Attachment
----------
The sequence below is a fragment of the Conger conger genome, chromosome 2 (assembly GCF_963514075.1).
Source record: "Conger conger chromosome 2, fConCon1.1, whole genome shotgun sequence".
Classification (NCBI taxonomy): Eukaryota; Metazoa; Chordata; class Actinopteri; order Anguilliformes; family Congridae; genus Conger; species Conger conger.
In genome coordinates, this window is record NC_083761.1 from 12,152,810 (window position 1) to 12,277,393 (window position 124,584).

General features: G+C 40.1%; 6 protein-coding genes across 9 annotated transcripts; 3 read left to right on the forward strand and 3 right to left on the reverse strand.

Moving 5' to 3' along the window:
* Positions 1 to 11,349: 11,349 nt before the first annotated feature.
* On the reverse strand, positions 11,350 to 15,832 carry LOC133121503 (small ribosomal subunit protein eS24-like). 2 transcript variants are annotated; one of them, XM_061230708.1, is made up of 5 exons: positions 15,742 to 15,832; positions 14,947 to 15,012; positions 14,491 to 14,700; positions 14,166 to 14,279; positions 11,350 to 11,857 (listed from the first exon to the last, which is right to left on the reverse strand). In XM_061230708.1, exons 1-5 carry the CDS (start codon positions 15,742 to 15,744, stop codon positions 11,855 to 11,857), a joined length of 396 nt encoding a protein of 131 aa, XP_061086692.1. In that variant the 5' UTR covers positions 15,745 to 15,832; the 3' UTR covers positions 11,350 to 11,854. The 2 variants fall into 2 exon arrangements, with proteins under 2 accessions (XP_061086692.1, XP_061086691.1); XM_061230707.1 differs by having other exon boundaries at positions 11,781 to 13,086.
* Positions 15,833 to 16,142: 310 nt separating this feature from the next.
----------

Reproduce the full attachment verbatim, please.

The sequence below is a fragment of the Conger conger genome, chromosome 2 (assembly GCF_963514075.1).
Source record: "Conger conger chromosome 2, fConCon1.1, whole genome shotgun sequence".
Classification (NCBI taxonomy): Eukaryota; Metazoa; Chordata; class Actinopteri; order Anguilliformes; family Congridae; genus Conger; species Conger conger.
In genome coordinates, this window is record NC_083761.1 from 12,152,810 (window position 1) to 12,277,393 (window position 124,584).

General features: G+C 40.1%; 6 protein-coding genes across 9 annotated transcripts; 3 read left to right on the forward strand and 3 right to left on the reverse strand.

Moving 5' to 3' along the window:
* Positions 1 to 11,349: 11,349 nt before the first annotated feature.
* On the reverse strand, positions 11,350 to 15,832 carry LOC133121503 (small ribosomal subunit protein eS24-like). 2 transcript variants are annotated; one of them, XM_061230708.1, is made up of 5 exons: positions 15,742 to 15,832; positions 14,947 to 15,012; positions 14,491 to 14,700; positions 14,166 to 14,279; positions 11,350 to 11,857 (listed from the first exon to the last, which is right to left on the reverse strand). In XM_061230708.1, exons 1-5 carry the CDS (start codon positions 15,742 to 15,744, stop codon positions 11,855 to 11,857), a joined length of 396 nt encoding a protein of 131 aa, XP_061086692.1. In that variant the 5' UTR covers positions 15,745 to 15,832; the 3' UTR covers positions 11,350 to 11,854. The 2 variants fall into 2 exon arrangements, with proteins under 2 accessions (XP_061086692.1, XP_061086691.1); XM_061230707.1 differs by having other exon boundaries at positions 11,781 to 13,086.
* Positions 15,833 to 16,142: 310 nt separating this feature from the next.